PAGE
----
Two years have passed since that fateful week when I fell in love with Gros Morne National Park. She was a wild one, full of winding mountain paths and menacing rock formations and 3000 shades of green. All I want in this life is to buy a cabin in the park and write books while raising goats and sheep and chickens and living with them all happily ever after because I couldn’t bear to kill them. The place is PEACE. It’s my word, and I know someday I’ll go back for good.
So on my most recent HittheRoad.ca road trip with Seattle, Ryan and Zak, I was stoked to be able to show them around.
We departed from St. John’s in the middle of a freak storm that dumped 25 centimetres of snow in Central. We had to drive through it, and although the sun came gloriously through for us on the west coast, it was COLD. But since I am the Weather Fairy and all, the sun did smarten up eventually. (And then disappeared for the remainder of our road trip.)
Here are some tips to make the most of your time in the park.
1. Get a rental car. Immediately.
This national park isn’t like other national parks with fully loaded public transit systems or busy towns with expensive tourist shops. Nope. As it turns out, this inconvenience is a perk – you’ve got all the stunning scenery a body can handle, but all while retaining that small-town Newfoundland feel.
The three main towns to set up camp are in Rocky Harbour, Norris Point, and Woody Point. Norris Point and Rocky Harbour are close together, and both are extremely small towns, but if you want to get to the Tablelands or even Woody Point, you’ll have to drive for at least an hour. During high season, a Water Taxi operates between Woody Point and Norris Point…but you can’t take your vehicle onboard.
Get a rental car.
2. Hike, hike, hike
There are a million and one hikes in Gros Morne. Or close to it. You might as well climb Gros Morne (Great Somber) yourself while you’re there, but it’s an intense hike with steep inclines and unstable footing. Give yourself a full day to do that one. You may see moose. They’re delicious.
The same goes for if you’re going to do the entire Green Gardens hike – it’s a full day endeavor, but you’ll move from the moonscape of The Tablelands to deep green forests to a beach with a bubbly lava wall. The boys did this hike on our final day in the park, but I was so ill all I could do was nap in the car and eat crackers.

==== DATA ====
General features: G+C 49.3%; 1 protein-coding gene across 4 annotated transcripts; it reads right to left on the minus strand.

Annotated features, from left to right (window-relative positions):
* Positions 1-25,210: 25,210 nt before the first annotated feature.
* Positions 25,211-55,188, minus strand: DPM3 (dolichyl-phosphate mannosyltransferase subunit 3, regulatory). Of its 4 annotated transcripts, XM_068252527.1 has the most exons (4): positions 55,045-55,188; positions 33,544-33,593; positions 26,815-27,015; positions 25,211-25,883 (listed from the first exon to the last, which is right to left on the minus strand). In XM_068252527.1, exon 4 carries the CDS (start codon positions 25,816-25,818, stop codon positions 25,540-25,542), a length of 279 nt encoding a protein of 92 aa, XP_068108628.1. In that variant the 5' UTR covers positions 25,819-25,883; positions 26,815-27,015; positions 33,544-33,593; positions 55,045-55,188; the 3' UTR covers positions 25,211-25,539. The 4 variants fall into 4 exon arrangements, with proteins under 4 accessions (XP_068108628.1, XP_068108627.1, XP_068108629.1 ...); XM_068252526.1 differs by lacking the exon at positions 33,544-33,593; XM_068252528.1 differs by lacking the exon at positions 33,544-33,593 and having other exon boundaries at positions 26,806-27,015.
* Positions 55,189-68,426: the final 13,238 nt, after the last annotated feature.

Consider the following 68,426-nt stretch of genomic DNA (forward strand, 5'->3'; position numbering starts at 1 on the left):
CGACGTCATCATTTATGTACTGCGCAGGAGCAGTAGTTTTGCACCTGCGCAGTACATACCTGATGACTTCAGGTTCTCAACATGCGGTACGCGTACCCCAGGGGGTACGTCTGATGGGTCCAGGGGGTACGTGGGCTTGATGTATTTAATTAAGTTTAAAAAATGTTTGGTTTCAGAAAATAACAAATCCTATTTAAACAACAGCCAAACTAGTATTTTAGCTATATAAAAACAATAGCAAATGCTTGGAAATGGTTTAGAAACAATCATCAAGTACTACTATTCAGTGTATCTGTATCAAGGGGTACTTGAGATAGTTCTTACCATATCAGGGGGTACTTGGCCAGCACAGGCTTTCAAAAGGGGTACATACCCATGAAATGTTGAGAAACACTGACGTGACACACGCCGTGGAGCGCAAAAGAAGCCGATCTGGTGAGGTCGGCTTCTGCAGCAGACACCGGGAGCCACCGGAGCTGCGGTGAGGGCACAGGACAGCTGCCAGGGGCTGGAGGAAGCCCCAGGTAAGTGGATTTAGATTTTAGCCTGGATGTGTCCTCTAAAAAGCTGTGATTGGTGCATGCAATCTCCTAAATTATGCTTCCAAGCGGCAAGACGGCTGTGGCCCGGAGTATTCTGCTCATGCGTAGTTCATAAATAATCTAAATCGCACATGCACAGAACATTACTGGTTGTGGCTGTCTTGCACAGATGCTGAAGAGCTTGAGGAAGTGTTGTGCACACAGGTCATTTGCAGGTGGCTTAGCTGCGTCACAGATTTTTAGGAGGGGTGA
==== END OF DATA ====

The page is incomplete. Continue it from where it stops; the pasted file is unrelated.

My ultimate goal is to hike the epic Northern Rim, at the end of Western Brook Pond Fjord (see below). The route takes a few days to a week, and hikers are required to pass a map-and-compass test, but the views from the top of the fjord are unbelievable.
Easier hike: just do The Tablelands. Lazy arse.
3. Boat tours
One of my favourite places in the park is Western Brook Pond Fjord (Glacier Bay Inlet Mountain, etc). Glaciers carved out the area thousands of years ago, and when the depressed land bounded back, the pond was cut off from the ocean. The water is too pure to conduct electricity. You can cruise the pond with Bontours, who will take you deep into the fjord.
Another favourite: Trout River Pond (Lake Ocean Mountain Valley Pass) with Ocean Quest Adventures. You get The Tablelands on one side and the green gabbro landscape on the other, demonstrating one of the world’s best examples of continental drift. Plus the tour guide will point out a perfect example of Mohorovicic Discontinuity to you (the boundary between earth’s crust and the mantle). That sentence probably just turned a lot of geologists on.
Festivals and music
There’s a crapload of festivals going on throughout the year (my favourite being Writers at Woody Point). We happened to be there for the Trails, Tales and Tunes festival, and the place was BUSY. We went to the Cat Stop on Sunday night to see Sherman Downey and the Ambiguous Cases perform (one of my faves), and we had to wait about 15 minutes to get in. I could hear my favourite tunes being played as I stood wistfully in the line-up, scowling at anyone who looked like they were having a blast.
Food and art
I always take people to Java Jack’s in Rocky Harbour when I’m in Gros Morne — I absolutely LOVE the cafe and the service is fantastic. Prices are affordable, and most ingredients are grown in the organic garden.
The cafe also features a ton of artwork from locals and other Canadians, including some impressive collections of jewelry. I had to buy this pocket-watch necklace from Overman. How could I not? Self-control, I guess. Shut up.
Where to stay
We were hosted by Gros Morne Cabins, in Rocky Harbour. The place was so cozy, I contemplated ditching the Cat Stop concert to appreciate the quiet cabin feel overlooking the ocean. We had two queen-sized beds covered in handmade quilts made by “Lillian”, and had the pleasure of cooking our own meals and working at ease in the cabin’s common area.
I’ve also stayed at The Tide’s Inn in Norris Point in the past, with easy access to the Water Taxi and the Cat Stop.
For those on more of a budget, campgrounds and hostels are available as well.
Thanks to Canada Keep Exploring for hosting me on the Cross-Canada Blogger Train to TBEX!